Low blood pressure (i.e. hypotension) is not a common side effect of Lexapro (escitalopram).
The prescribing information for Lexapro does not list it as occurring during clinical trials but it has been reported during the post-marketing experience.
Postmarketing reports are voluntary reports of side effects and/or other drug concerns. The FDA describes it as follows:
Because all possible side effects of a drug can't be anticipated based on preapproval studies involving only several hundred to several thousand patients, FDA maintains a system of postmarketing surveillance and risk assessment programs to identify adverse events that did not appear during the drug approval process.
It is always difficult to discern how common or serious reported postmarketing side effects are because they are reported voluntarily from an indeterminant population size and may not even be linked to exposure to the drug in question.
Therefore, even though low blood pressure has been reported for Lexapro, it isn't definitively known whether or not it truly was the cause in reported instances.
The 'Guidelines for the Treatment of Major Depressive Disorder', which goes over antidepressant therapy in great detail, does not associate low blood pressure with SSRI (selective serotonin reuptake inhibitor) drugs, a class which includes Lexapro.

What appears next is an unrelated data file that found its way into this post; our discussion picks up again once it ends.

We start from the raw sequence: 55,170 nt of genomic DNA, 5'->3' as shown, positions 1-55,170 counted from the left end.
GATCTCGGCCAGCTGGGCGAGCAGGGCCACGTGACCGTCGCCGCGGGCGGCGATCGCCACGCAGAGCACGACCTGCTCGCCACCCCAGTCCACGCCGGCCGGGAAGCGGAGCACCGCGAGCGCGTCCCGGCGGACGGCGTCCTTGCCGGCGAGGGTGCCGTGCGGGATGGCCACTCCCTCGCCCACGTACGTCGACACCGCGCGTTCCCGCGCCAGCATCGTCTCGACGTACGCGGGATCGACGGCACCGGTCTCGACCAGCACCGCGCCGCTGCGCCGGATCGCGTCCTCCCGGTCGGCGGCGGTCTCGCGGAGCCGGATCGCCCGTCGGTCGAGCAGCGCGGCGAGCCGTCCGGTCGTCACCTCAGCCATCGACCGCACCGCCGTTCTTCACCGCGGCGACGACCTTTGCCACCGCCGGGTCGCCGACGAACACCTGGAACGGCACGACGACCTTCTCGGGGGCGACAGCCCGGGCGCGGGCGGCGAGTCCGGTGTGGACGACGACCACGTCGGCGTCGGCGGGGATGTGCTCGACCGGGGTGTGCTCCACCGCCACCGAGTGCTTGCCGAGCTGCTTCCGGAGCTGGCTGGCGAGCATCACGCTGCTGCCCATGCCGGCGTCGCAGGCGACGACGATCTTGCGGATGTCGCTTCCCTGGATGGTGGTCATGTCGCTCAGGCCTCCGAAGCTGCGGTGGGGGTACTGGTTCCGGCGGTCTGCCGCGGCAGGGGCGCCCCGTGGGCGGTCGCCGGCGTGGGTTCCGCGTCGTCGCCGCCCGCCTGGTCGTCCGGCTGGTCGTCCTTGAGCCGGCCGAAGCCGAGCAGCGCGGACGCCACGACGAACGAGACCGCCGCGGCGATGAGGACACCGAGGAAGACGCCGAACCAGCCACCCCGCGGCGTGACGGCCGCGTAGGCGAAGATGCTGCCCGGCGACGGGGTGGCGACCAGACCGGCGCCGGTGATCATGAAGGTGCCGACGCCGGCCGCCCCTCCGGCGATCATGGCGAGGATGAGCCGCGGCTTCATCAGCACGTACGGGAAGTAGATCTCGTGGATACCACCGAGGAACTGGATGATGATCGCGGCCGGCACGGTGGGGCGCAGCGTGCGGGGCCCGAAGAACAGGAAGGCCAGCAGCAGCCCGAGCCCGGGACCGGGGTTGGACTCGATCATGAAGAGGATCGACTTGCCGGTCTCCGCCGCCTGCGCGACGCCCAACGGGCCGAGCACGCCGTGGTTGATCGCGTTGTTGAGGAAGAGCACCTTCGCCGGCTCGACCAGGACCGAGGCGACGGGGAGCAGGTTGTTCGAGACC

Having said all of the above, the prescribing information for Lexapro does list hypotension (i.e. low blood pressure) as a possible symptom of overdose:
Symptoms most often accompanying escitalopram overdose, alone or in combination with other drugs and/or alcohol, included convulsions, coma, dizziness, hypotension, insomnia, nausea, vomiting, sinus tachycardia, somnolence, and ECG changes (including QT prolongation and very rare cases of torsade de pointes).
There certainly is a chance that some individuals may be more susceptible to experiencing low blood pressure on Lexapro, but based on available data for the drug, it does seem to be quite rare.
The blood pressure you state in your question (105/48) is low, especially the diastolic number (the second one).
It's unlikely that Lexapro is the culprit, but you shouldn't rule it out if nothing else has changed with your medication regimen. Be sure to discuss your situation with your doctor so you can be appropriately evaluated.
Hypotension (i.e. low blood pressure) isn't a listed side effect of Lexapro based on clinical trial data, but has been reported during postmarketing experience. Overall, the risk of experiencing low blood pressure with Lexapro is low.